Australia is an amazing country and continent. It has some of the most diverse and spectacular scenery in the world with the desolate outback, iconic red deserts, deep canyons, rugged coastlines and the Great Barrier Reef. A Great Ocean Road Photography Trip is an amazing experience, and highly recommended
Part of this astounding scenery includes the sea cliffs along the “The Great Ocean Road” located just south of Melbourne where the Southern Ocean, the most ferocious body of water in the world, crashes furiously against the shore, constantly reshaping the landscape. The Southern Ocean separates Australia from Antarctica, and has carved some of the most bizarre and beautiful formations in the world.
Planning For Great Ocean Road Photography Trip
The Great Ocean Road can be driven in one day, but you really need to give it at least two, and preferably three days, to fully explore and appreciate the territory. The two lane highway hugs the coast for the entire length of the road, 150 miles, between the towns of Torquay on the east and Warrnambool to the west.
I’ve visited the area twice and on each occasion spent three days photographing the area, which is barely enough time explore the highlights.
On our most recent visit I carried my Nikon D300 and three Nikon zoom lenses: 12-24mm, 18-200mm and 80-400mm. Doris used her Canon D50 and three lenses: Sigma 12-24mm, Canon 18-200mm and Canon 100-400mm.
We both brought our Gitzo 1155T travel tripods. Since the digital bodies have 1.5x crop factors, our lenses covered the 35mm equivalent of 18-600mm which was quite sufficient. You’ll use all the lenses you’ve got on the variety of subjects from wide landscapes to macros, flowers, birds and wildlife.
If you’re familiar with HDR or have panoramic software you can have a field day along the Great Ocean Road utilizing these tools.
The most famous cliffs and formations along the Great Ocean Road are located in Port Campbell National Park and include the Twelve Apostles, Loch Ard Gorge, London Bridge, the Arch and the Grotto.
Two gorgeous lighthouses, Split Rock and Cape Otway, were built along the coast to protect ships from those great formations. Although early morning and late afternoon produce the best light for photography, mid-day at some of these locations allows for less shadows interfering in the shots of the formations.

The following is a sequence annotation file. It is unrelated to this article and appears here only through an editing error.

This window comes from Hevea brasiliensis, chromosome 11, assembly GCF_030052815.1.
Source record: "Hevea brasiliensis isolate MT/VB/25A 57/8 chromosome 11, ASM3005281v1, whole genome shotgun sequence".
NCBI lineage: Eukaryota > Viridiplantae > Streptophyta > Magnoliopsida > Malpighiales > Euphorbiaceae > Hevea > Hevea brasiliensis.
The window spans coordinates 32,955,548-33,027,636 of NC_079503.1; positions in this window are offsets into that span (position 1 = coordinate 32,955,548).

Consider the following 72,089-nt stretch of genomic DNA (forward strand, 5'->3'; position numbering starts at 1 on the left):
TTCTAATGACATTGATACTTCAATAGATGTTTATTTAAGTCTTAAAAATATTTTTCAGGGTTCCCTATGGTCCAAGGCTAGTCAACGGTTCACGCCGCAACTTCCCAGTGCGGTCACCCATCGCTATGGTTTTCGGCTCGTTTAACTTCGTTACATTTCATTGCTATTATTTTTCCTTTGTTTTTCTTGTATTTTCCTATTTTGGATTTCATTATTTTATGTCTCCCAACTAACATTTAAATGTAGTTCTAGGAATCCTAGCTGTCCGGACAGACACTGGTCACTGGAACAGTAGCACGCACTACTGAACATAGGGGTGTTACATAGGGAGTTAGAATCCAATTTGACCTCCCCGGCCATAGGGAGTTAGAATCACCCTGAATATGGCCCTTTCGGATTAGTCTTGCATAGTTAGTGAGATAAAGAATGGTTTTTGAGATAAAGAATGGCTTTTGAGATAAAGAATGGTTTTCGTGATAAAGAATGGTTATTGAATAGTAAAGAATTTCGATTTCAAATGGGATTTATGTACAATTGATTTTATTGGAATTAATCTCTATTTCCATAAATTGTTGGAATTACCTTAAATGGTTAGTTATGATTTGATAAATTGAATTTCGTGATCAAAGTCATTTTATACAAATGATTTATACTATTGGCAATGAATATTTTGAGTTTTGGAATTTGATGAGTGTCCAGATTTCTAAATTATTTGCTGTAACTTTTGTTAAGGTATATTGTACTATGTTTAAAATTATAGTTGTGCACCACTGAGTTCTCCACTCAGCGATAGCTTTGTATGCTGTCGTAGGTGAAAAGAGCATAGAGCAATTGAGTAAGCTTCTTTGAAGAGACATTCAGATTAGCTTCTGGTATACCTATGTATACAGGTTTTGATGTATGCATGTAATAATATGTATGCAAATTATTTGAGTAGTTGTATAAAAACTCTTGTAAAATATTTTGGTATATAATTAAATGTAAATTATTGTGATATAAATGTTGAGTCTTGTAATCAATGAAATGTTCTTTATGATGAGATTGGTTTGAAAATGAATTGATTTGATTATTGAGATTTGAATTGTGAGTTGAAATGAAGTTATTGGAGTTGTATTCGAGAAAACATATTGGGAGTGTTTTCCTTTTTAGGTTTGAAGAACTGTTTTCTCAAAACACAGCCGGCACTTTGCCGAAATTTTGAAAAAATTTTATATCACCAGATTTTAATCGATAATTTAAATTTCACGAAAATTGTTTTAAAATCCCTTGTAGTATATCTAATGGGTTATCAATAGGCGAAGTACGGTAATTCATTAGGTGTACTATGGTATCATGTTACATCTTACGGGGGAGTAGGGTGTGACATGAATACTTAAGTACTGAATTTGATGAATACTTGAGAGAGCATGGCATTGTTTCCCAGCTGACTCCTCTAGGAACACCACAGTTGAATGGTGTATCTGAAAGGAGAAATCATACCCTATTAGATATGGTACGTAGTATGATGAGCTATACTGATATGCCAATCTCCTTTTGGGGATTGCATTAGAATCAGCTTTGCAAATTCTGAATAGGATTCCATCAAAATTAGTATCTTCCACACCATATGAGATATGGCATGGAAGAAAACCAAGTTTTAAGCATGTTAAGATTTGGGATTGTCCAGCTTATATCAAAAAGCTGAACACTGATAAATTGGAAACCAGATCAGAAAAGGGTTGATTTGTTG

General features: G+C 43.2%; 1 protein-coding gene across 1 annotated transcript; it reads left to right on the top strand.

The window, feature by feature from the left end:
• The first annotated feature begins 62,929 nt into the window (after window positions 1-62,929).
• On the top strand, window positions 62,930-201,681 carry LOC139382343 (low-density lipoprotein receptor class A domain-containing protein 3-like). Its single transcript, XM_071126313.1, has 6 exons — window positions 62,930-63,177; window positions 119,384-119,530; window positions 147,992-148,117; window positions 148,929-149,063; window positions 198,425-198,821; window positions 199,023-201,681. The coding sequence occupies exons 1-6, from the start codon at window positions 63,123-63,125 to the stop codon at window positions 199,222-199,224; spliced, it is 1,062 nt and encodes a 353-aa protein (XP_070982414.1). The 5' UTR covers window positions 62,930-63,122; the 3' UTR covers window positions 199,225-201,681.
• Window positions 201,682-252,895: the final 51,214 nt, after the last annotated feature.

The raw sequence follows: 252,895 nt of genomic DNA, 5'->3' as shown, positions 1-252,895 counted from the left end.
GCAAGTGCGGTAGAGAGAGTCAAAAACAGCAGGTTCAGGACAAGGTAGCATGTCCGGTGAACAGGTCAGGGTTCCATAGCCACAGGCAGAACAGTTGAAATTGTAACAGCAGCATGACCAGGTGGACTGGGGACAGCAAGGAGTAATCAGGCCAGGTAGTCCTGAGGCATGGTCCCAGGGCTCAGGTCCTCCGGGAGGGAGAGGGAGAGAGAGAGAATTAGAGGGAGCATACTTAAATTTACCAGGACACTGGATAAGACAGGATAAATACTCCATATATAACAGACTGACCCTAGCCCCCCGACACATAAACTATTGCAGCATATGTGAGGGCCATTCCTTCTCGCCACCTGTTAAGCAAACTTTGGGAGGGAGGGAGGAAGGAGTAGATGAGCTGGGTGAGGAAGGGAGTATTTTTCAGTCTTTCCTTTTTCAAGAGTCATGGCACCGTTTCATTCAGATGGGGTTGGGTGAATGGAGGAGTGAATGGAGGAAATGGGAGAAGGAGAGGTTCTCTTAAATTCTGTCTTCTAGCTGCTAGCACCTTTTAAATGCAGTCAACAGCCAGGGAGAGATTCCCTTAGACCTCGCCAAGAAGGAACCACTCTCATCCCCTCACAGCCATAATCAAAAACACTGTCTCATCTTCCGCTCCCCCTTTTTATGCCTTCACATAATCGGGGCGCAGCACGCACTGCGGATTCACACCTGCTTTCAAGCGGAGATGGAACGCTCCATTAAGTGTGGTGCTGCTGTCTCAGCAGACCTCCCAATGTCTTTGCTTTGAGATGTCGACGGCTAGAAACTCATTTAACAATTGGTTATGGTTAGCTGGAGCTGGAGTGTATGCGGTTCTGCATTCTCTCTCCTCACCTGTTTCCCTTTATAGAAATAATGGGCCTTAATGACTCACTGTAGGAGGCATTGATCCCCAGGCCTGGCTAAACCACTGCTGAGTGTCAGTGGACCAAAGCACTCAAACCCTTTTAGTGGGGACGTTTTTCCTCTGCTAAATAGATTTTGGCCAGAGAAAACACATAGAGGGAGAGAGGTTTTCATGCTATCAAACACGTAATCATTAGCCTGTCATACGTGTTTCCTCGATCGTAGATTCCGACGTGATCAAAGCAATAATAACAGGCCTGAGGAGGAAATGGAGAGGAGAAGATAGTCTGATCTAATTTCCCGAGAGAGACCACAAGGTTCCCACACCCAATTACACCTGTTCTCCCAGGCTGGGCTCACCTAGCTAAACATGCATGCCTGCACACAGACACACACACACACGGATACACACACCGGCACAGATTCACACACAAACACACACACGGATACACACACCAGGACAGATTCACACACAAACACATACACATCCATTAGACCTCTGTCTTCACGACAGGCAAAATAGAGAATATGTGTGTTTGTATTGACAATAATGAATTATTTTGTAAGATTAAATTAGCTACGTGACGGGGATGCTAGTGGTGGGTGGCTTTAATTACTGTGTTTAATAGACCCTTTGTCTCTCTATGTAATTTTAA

Loch Ard Gorge is a prime example where mid-day shooting is suggested since the golden hours create distracting shadows. On the other hand some of the most famous and iconic photographs in Australia are images of the Twelve Apostles in late afternoon around sunset.
As with all outdoor and nature photography, the background is a critical part of the image. The cliché of “what is excluded from an image is just as important as what is included” applies along a Great Ocean Road photography trip. Your main subject relies on everything else around it to create the beauty and the grace of the total image.
With incredible seaside cliffs and formations along the Australian coast, you need to stay observant of what’s happening in the background; in this case the sky, sun, clouds, waves and surf. Depending on the time of day and weather conditions each one of these will either be interesting, boring, bright or distracting.
Only one of these (“interesting”) will improve an image.
If the sky is clear, hot or washed out, you’ll want to include as little as possible in your image. Try to include just a sliver, if any at all, at the top of your image. On the other hand if there are picturesque clouds in the sky, include them.
But be aware of the dynamic range of light between the sky and your subject. If the sky and clouds are much brighter than the subject you could end up with washed-out clouds in your image. You can compensate by using a split neutral density filter or by using HDR (Photomatix is a great software tool for processing HDR images).
Another alternative is to adjust the tonality in Photoshop. The risk with this is that the clouds might still be washed out if enough detail was not captured in the image.
When you want to include surf or sea waves in your image, observe the ocean for a while before shooting. In the accompanying images that include waves or surf I watched the rhythm of the ocean for a while and then shot when I knew they would be crashing.
Decide if you want a pastoral image with quiet waters or an exciting image with active waves and surf. Choose your moment carefully and shoot in burst mode while the waves or surf crash on the rocks or shore. Most SLR’s will shoot bursts of at least 4 frames per second.